Purpose: Recently, we designed and characterized a novel expanded polytetrafluoroethylene (ePTFE)-based local drug delivery approach that selectively concentrates infused pharmacologic agents specifically within those blood layers adjacent to the graft wall and at downstream anastomotic sites. In this study, we locally administrated standard heparin therapy and evaluated its effects on neointimal hyperplasia formation in a baboon model of aortoiliac bypass graft placement. Methods: Six adult male baboons underwent bilateral aortoiliac bypass grafting with ringed ePTFE (4 mm internal diameter x 5 cm length). In each animal, the distal anastomosis of one graft was continuously infused with heparin (50 U/h) and the distal anastomosis of the contralateral graft was infused with saline solution at the same rate (2.5 μL/h), with osmotic pumps implanted for 4 weeks. Platelet counts and activated partial thromboplastin time measurements were performed weekly. The specimens were harvested at 4 weeks and were subjected to morphometric analysis. Cell proliferation was assessed with bromodeoxyuridine immunostaining. Results: All the harvested grafts were patent except for one control graft. There were no significant differences in platelet counts or activated partial thromboplastin time measurements taken before and during heparin infusion. As expected, there were no significant differences in graft neointimal hyperplasia and cell proliferation at the proximal anastomoses between the heparin-infused and control grafts. In contrast, at the treated distal anastomoses, heparin infusion significantly reduced the graft neointimal area by 65% and the cell proliferation index by 47% as compared with the untreated control distal anastomoses. Conclusion: These results show that local infusion of heparin significantly reduces distal anastomotic neointimal hyperplasia and cell proliferation without measurable systemic anticoagulation or other side effects. Thus, this approach may represent an attractive strategy for prolonging EPTFE bypass graft patency.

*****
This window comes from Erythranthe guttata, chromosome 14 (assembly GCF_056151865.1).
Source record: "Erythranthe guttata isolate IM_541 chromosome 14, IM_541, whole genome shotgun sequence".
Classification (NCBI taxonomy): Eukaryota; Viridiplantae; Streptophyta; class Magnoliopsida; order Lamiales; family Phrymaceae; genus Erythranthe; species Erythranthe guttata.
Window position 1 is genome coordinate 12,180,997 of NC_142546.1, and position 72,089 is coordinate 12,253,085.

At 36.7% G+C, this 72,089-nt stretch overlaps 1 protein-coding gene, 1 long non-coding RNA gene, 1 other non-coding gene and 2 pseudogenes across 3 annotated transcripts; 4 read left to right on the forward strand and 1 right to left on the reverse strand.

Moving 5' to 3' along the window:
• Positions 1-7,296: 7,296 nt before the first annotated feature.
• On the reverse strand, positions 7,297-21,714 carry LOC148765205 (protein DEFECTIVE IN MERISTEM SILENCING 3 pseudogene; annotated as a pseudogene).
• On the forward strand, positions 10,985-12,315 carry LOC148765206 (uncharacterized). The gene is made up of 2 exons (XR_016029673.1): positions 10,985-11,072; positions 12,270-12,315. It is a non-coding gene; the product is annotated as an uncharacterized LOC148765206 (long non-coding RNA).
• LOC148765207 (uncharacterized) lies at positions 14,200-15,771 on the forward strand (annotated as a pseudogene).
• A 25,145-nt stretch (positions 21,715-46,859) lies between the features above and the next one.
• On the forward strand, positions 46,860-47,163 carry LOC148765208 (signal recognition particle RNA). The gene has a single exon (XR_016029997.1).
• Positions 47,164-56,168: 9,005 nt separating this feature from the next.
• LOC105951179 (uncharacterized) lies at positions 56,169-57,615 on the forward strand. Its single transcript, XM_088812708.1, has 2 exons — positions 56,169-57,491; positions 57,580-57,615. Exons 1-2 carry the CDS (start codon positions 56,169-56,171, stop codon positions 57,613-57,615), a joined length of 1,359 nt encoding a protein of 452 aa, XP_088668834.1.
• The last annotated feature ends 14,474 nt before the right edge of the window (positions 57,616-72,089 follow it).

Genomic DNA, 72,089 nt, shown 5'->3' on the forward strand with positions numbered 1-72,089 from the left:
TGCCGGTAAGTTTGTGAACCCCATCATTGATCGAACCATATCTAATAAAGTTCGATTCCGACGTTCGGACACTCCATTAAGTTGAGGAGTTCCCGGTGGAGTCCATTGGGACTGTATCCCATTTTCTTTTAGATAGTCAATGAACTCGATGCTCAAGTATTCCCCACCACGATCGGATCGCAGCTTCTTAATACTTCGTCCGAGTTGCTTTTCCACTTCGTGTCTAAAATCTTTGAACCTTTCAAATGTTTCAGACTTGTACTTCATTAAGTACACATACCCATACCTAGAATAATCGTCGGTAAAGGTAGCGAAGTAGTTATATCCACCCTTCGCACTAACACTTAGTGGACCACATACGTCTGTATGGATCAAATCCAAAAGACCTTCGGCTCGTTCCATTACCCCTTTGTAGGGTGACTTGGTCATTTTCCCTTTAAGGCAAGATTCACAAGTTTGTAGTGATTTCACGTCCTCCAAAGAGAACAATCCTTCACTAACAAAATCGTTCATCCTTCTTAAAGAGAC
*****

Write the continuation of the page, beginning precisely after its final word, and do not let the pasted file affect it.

ASJC Scopus subject areas
- Cardiology and Cardiovascular Medicine